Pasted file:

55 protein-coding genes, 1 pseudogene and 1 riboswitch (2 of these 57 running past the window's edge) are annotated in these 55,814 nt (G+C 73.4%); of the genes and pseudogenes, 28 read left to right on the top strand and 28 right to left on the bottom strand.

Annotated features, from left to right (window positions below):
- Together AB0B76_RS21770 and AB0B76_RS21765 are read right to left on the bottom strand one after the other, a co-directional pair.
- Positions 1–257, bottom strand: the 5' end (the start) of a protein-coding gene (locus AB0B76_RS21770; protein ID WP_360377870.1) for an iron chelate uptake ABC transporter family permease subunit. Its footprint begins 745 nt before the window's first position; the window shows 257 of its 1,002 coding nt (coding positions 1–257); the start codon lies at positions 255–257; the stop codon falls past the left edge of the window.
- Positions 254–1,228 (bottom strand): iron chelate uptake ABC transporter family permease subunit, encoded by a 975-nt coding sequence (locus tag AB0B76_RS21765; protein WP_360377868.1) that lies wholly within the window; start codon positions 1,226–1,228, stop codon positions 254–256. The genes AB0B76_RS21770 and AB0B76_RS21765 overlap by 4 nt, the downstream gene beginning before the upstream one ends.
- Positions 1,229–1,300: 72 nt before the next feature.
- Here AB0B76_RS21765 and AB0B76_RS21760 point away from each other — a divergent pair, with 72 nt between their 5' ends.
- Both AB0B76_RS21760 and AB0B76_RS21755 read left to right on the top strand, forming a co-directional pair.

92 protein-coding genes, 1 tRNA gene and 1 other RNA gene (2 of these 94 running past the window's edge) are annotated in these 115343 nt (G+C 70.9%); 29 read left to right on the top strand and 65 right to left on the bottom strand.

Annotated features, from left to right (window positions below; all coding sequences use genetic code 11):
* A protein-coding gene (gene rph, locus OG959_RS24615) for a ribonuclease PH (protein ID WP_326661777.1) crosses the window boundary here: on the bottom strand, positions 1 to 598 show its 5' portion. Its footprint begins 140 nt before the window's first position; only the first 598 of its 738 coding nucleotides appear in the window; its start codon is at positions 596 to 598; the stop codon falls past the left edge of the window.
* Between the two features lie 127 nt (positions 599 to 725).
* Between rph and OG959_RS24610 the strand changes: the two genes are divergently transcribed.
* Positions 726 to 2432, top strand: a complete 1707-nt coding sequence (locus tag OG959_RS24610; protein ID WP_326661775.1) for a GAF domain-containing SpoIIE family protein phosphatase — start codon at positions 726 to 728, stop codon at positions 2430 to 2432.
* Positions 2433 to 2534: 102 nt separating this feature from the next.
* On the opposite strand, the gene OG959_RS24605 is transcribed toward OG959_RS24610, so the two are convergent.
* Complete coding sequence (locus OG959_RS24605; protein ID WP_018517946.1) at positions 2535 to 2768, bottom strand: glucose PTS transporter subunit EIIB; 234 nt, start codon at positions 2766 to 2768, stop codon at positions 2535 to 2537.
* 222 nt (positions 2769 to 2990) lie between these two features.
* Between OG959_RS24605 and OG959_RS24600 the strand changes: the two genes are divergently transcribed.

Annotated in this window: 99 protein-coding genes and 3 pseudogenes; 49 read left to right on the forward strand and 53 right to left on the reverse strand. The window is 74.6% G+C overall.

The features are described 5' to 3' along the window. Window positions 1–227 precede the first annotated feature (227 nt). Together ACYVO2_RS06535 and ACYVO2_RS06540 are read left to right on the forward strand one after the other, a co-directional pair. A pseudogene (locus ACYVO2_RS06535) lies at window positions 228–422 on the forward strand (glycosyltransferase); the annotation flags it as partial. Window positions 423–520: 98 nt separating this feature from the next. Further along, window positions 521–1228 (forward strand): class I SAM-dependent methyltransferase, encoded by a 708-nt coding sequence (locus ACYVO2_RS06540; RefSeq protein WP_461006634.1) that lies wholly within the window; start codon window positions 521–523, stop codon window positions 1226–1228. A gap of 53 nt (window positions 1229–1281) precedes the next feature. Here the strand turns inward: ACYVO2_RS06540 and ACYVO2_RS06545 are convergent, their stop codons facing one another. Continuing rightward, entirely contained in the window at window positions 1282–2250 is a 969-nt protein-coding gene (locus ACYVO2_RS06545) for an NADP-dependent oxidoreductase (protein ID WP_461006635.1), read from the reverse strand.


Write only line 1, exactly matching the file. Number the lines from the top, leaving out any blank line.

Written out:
55 protein-coding genes, 1 pseudogene and 1 riboswitch (2 of these 57 running past the window's edge) are annotated in these 55,814 nt (G+C 73.4%); of the genes and pseudogenes, 28 read left to right on the top strand and 28 right to left on the bottom strand.